Airmen travel thousands of miles overseas to support the conflict against ISIS bringing with them an array of life experiences that prove again and again a reoccurring theme; the strength of the U.S. Air Force is in the diversity it bolsters.
The 380th Air Expeditionary Wing currently supports the Air Force’s five core missions with a considerable percentage of the deployed Airmen being members of the Air Force Reserve and Air National Guard.
Total force integration is an integral aspect of the U.S. Air Force’s capability during the fight against ISIS while supporting Combined Joint Task Force-Operation Inherent Resolve.
February 8, 2017 - A member of the 380th Expeditionary Security Forces Squadron guards a U-2 Dragonlady at an undisclosed location in Southwest Asia. Security forces members directly contribute to the area of responsibility by defending critical mission assets which are working to weaken and destroy Islamic State in Iraq and the Levant operations in the Middle East region and around the world. (U.S. Air Force photo by Senior Airman Tyler Woodward)
Chief Master Sgt. Kruzelnick, 380 AEW command chief, spoke of the seamless transition deployed Airmen complete when deploying overseas and the benefit of having a total force team.
“The 380th [AEW] lives and breathes the 'One Air Force' concept,” Kruzelnick said. “This is the only way we can continuously deliver all five core mission sets of the Air Force 24/7/365.”
Master Sgt. Jerimy, 380th Expeditionary Security Forces Squadron assistant flight chief, believes Airmen deploy from all walks of life and contribute to the mission regardless of their home station status.
“Right now we need a seamless transition to make sure the mission is complete,” Jerimy said. “Total force integration has taught me that the stigma of the guard is gone. We can train and deploy just as well as active duty can.”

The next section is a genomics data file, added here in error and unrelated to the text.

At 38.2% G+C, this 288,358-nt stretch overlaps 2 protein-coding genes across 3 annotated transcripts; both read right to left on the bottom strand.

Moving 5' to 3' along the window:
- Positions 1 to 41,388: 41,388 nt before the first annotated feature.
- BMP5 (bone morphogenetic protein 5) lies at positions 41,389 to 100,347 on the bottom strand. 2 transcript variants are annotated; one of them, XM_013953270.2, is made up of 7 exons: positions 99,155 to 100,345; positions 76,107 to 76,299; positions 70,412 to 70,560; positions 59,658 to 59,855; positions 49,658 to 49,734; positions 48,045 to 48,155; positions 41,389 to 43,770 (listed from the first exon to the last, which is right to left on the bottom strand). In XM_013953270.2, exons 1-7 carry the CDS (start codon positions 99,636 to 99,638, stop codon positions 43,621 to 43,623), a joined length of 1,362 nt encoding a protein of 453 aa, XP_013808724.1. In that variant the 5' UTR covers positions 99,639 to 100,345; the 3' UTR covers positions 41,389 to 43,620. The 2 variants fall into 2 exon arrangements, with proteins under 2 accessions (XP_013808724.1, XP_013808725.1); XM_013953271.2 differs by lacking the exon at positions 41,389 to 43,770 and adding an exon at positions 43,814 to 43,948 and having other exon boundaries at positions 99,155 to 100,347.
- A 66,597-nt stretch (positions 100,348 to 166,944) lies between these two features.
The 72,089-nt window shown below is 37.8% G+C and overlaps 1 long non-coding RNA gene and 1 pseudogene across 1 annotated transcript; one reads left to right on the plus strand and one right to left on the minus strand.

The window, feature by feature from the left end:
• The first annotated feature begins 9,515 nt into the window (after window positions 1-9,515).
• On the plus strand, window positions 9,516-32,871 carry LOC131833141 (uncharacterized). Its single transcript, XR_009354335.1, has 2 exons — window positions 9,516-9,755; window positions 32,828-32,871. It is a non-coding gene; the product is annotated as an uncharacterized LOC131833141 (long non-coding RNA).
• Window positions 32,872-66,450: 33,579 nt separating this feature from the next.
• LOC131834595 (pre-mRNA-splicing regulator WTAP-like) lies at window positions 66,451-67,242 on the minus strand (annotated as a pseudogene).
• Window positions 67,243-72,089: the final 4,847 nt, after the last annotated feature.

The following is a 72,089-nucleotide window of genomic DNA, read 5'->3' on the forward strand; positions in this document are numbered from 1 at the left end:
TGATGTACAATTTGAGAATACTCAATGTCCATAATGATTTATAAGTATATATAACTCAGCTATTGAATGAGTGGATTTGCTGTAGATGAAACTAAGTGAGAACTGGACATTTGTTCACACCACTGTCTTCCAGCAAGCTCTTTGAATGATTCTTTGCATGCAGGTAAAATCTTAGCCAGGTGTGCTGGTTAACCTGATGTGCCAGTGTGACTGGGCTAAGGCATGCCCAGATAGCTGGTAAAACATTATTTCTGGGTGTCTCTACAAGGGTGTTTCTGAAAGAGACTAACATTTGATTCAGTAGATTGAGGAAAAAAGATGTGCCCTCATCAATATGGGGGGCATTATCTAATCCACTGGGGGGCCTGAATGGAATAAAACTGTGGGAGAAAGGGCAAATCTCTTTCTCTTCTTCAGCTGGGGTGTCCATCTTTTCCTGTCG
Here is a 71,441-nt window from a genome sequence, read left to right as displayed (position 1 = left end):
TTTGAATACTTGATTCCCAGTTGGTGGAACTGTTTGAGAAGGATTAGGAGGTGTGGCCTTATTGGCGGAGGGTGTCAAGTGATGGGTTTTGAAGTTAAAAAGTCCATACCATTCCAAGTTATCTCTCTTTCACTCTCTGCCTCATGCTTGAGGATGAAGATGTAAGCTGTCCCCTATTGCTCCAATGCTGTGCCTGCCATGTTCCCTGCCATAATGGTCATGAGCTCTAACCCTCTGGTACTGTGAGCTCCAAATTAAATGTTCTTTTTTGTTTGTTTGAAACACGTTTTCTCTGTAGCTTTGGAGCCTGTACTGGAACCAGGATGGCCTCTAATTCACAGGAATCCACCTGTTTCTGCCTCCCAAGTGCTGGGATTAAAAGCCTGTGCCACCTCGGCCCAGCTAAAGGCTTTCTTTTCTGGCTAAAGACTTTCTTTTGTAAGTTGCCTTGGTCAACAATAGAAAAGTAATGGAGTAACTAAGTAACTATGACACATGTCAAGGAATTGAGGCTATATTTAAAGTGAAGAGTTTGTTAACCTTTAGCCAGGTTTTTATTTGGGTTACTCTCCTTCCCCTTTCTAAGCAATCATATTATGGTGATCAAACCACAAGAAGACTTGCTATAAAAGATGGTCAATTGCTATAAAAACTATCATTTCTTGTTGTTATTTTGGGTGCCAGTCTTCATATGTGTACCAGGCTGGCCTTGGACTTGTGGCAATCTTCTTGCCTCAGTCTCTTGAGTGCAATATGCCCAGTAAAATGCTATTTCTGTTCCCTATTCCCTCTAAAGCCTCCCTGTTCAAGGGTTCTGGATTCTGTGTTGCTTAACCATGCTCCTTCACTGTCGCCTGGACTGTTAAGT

Kruzelnick highlighted members of the 380 ESFS as an example of how the dual careers of guardsmen and reservists can benefit the Air Force mission in a deployed environment.
“In some cases, their civilian job compliments their military one quite well to bring an even better capability…which provides an incredible experience to our team.” Kruzelnick said.
Tech Sgt. Brian, a 380 AEW KC-10 Extender boom operator, shared the importance of total force integration in a deployed environment. As a member of a reserve crew, Brian said he has been tasked to serve interchangeably on active duty crews while deployed.
“We have to live and work together throughout this entire deployment,” Brian said. “We rely on each other to accomplish an important mission.”
From ensuring 3.06 million meals get served annually to maintaining $7 billion in aircraft assets, deployed Airmen at the 380 AEW operate professionally and reliably.
“It doesn’t matter what base we come from or whether we are active duty or guard or reserve,” said Staff Sgt. Amber, 380th Expeditionary Medical Group flight and operational Non-Commissioned Officer in Charge. “We are all able to operate the same.”
(Names have been removed for security reasons)
By U.S. Air Force Senior Airman Tyler Woodward
Provided through DVIDS
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